Hassan, in his presentation entitled, ‘Security and responsible journalism in Nigeria,’ opined that there might never be holistic definitions for the terms, national security, national interest, and national development. He described them as troublesome concepts, especially when their perceived meanings are in conflict with self-imposed definitions which government and its agencies promote.

Hassan said given the acclaimed power of the press in the society, “politicians of various persuasions believe in taming it, or at least, bring it under their control, in order to manipulate it, to project and protect their power and influence.”

The Chief Executive Officer of Absolute Press, Emeka Nwamkpa, explained that the workshop was organised to build media capacity of participants in reporting current security challenges in Katsina State as well as to promote patriotism and professional excellence among practising journalists in the area.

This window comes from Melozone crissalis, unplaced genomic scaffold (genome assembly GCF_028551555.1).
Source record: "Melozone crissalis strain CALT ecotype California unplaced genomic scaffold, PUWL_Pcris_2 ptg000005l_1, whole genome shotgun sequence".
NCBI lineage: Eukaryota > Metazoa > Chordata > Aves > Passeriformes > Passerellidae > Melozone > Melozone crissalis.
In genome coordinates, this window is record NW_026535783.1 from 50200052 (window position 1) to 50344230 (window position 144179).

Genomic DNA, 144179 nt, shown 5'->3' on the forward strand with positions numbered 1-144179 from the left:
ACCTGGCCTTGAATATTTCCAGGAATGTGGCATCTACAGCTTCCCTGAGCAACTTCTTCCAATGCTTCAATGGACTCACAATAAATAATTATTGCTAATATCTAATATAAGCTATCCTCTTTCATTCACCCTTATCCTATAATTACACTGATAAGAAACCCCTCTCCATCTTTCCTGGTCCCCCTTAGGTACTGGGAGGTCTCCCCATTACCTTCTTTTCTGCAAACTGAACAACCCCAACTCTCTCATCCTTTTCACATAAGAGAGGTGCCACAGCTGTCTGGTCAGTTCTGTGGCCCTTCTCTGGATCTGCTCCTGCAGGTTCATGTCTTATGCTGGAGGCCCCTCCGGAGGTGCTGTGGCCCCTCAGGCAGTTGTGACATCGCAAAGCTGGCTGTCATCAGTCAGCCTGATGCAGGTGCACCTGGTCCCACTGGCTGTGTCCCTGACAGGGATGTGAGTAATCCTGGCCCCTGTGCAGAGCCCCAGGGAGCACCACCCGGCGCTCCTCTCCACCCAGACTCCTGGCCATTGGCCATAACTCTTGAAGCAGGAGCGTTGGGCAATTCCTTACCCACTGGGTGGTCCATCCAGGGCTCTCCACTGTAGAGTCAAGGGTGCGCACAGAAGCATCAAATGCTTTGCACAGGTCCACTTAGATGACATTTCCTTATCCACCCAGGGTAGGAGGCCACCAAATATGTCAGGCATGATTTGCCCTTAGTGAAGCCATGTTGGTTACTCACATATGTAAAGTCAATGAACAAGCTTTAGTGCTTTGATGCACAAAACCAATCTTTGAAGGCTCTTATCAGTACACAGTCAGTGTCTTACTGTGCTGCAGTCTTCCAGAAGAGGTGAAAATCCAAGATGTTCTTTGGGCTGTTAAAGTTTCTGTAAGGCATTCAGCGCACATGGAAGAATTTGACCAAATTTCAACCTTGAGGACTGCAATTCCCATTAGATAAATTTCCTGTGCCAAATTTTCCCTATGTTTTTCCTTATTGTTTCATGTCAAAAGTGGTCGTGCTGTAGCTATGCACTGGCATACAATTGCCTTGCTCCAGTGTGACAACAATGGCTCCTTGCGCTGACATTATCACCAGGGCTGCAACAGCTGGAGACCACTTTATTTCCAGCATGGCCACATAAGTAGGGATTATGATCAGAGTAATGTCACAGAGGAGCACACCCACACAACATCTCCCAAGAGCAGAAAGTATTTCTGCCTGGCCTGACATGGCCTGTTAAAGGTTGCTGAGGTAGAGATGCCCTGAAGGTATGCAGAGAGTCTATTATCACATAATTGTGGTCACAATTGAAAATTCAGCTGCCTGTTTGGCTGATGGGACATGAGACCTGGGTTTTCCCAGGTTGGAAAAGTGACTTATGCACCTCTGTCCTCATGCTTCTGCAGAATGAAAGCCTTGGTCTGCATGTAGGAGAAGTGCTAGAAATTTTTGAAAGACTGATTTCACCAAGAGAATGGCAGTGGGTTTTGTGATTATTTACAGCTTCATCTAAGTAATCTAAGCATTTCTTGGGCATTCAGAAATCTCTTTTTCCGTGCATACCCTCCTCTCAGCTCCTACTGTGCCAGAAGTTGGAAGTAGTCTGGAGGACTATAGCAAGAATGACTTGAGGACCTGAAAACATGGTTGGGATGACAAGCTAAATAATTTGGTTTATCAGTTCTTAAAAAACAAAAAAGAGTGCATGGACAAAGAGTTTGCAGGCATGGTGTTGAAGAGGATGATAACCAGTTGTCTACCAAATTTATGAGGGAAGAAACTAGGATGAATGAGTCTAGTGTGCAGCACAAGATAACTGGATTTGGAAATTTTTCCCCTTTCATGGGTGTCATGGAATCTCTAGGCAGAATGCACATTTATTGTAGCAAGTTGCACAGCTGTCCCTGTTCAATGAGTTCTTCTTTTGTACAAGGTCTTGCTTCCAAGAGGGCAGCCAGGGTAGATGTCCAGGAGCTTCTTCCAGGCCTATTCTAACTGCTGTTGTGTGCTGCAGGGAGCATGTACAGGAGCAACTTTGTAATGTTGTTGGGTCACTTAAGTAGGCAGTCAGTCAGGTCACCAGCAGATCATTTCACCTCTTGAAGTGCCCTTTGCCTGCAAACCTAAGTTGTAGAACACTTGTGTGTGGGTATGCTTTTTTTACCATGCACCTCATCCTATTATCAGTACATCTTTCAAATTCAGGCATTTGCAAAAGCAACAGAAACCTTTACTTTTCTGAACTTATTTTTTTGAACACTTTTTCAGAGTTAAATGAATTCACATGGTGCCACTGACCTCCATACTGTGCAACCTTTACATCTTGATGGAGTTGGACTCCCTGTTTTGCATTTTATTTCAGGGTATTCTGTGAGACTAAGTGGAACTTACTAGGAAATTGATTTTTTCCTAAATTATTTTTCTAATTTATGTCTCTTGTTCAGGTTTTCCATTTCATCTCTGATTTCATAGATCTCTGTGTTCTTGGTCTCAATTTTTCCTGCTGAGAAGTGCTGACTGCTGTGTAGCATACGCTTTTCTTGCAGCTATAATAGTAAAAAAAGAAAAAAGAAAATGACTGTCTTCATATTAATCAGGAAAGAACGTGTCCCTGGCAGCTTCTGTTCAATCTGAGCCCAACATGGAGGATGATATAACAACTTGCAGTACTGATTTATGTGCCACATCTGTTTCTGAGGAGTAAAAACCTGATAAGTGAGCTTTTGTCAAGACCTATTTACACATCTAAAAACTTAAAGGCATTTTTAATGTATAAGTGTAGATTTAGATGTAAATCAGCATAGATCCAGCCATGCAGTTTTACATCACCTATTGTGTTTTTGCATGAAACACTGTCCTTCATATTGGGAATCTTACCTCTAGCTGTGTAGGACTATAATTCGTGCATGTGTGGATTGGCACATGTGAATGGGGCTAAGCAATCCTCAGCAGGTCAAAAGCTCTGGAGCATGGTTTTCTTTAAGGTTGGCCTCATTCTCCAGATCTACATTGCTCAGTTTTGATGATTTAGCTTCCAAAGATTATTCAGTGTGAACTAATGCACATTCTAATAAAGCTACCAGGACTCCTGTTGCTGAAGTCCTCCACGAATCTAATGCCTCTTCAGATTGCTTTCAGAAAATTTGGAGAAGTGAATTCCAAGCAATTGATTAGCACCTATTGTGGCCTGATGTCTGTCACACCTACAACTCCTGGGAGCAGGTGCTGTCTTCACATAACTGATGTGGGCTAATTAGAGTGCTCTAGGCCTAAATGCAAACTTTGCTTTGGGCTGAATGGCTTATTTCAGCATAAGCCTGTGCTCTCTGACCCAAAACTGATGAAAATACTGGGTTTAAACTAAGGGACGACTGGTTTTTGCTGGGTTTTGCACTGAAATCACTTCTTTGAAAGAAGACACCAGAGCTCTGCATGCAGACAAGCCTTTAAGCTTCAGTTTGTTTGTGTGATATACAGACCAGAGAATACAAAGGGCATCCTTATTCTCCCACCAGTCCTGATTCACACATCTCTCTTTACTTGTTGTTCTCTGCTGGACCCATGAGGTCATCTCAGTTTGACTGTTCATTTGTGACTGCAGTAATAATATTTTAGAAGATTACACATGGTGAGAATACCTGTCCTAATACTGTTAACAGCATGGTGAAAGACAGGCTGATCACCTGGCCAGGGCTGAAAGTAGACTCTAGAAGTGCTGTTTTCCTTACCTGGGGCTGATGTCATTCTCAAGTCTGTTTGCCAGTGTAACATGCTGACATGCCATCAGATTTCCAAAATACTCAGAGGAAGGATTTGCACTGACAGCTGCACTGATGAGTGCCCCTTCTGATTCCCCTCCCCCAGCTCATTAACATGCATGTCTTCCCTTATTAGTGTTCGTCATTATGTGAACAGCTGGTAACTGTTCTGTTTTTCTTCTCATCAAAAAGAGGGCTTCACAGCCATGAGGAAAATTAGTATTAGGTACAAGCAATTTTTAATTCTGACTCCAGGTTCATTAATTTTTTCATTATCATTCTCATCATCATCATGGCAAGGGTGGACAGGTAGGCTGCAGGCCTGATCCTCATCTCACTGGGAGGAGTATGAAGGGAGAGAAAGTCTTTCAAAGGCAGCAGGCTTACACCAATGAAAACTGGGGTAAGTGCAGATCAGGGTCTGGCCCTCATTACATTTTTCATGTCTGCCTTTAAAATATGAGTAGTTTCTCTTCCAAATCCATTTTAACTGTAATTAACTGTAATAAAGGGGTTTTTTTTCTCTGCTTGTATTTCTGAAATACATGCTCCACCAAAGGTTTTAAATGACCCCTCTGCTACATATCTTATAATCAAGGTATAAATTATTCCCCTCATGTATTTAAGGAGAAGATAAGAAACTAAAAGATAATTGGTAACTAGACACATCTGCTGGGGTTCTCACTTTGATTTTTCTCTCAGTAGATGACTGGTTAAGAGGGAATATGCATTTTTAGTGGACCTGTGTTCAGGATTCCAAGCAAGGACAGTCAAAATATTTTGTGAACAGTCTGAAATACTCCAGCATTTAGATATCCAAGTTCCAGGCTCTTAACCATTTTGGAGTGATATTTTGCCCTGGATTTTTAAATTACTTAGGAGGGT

“This effort is about the need for a deeper understanding of the subject in reporting security matters without hampering the collective safety of Nigerians and not compromising national security,” Nwampka said.

In a communiqué at the end of the programme, participants urged journalists to refrain from presenting reports of acts of violence, banditry, and terrorist activities in a manner that may tend to glorify such acts in the eyes of the general public.

The communiqué, signed by Alhaji Bashir Bello, said: “Government should strive to prioritise the provision of social welfare services including functional education, health, employment, and potable water for citizens.”